5: How Does China Play Its Hand?

Beijing is trying, subtly, to stem the tide of U.S. political influence

Imagine China's chagrin. Just months ago, it was one of the few nations willing to tangle with Uncle Sam. Remember Beijing's huffing over U.S. military help to Taiwan? Or how it went ballistic over the spy plane incident and took its sweet time giving America its plane back--in pieces? All along, China was strengthening military ties with Burma, cozying up to longtime rival Vietnam, forging ties with Russia and the Central Asian "Stans."

Then came September 11. Now, thanks to its swift dispatch of the Taliban, the U.S. walks taller than ever. In fact, its military has set up shop in China's backyard. "Before the terrorist attacks, China frequently criticized hegemonic tendencies," says Zhu Feng, director of the International Security Program at Beijing University's School of International Studies. "Now the world is becoming more hegemonic." If China's leaders feared containment before, they probably feel surrounded now.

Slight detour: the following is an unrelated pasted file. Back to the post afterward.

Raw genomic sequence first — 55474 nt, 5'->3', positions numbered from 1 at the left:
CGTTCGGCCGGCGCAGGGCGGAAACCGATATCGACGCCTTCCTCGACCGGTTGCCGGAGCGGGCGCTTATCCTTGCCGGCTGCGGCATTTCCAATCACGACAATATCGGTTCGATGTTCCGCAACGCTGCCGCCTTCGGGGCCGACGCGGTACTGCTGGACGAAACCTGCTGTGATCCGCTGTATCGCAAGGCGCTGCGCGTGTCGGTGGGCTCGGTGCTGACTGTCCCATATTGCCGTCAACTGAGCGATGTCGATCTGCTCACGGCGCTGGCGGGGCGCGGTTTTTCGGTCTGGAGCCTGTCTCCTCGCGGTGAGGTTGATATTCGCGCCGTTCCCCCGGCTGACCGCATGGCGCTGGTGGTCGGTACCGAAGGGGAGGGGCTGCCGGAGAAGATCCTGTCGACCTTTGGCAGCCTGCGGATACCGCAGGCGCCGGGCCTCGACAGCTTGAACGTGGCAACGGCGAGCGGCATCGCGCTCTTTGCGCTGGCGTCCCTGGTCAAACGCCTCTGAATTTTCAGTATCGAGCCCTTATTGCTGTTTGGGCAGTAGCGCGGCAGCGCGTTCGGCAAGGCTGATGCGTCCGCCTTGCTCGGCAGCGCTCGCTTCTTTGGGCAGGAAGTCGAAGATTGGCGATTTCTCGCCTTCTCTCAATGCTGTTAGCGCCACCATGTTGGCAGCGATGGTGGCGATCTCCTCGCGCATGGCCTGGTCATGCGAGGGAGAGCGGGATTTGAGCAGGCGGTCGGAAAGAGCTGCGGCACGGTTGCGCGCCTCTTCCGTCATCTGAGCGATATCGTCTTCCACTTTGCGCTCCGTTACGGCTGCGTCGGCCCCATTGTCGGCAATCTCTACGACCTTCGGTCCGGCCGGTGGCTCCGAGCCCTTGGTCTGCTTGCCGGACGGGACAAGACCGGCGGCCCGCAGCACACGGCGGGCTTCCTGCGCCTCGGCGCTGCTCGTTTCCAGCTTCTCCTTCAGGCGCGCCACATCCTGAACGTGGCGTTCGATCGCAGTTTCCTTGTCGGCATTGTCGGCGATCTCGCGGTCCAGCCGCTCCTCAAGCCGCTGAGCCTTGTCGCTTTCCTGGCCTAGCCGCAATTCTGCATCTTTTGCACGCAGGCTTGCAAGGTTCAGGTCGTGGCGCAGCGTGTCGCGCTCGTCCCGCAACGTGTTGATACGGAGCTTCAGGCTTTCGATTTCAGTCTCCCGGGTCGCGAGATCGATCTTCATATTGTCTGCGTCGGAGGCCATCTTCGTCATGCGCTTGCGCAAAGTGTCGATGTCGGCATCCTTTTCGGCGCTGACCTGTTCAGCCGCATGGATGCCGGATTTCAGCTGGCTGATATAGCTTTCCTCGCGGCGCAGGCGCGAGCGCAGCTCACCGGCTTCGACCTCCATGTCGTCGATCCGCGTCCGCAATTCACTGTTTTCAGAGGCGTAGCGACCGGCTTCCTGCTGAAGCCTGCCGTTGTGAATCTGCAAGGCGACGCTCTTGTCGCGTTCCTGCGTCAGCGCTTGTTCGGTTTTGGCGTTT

So Beijing has launched a charm offensive. Jiang & Co. are working hard to portray China as a constructive, nonthreatening new power (table). Says Kenneth Lieberthal, former Asia national security adviser in the Clinton Administration: "China has been trying to create a very important role for itself." One of Beijing's key goals: to undermine U.S. influence before it becomes a fait accompli.

Consider Zhu Rongji's five-day trip to India--a Chinese premier's first visit in more than a decade. He was there ostensibly to forge closer ties. But he also sought to counter Washington's growing friendship with New Delhi. China also aims to profit from Japan's weakness. In a November trip to Southeast Asia, Zhu called for an Asian free-trade zone. With luck, Southeast Asia will look more to China as the region's center of economic gravity. China also wants to show a benevolent side by arbitrating regional disputes and contributing money and equipment to peacekeeping operations, as it has already done in Cambodia, East Timor, and Bosnia.

Still, many Asian nations would prefer the U.S. Navy to Chinese gunboats patrolling shipping lanes. And both Japan and Taiwan have expressed interest in U.S. plans for regional missile defense. These nations know that China, while playing nice, can play mean later. China "is a big power, and it will project itself like [one]," says an Asian diplomat in Beijing. "We all have to live with that." Of course. But it won't always be easy.

By Dexter Roberts in Beijing, with Brian Bremner in Tokyo

— With assistance by Brian Bremner

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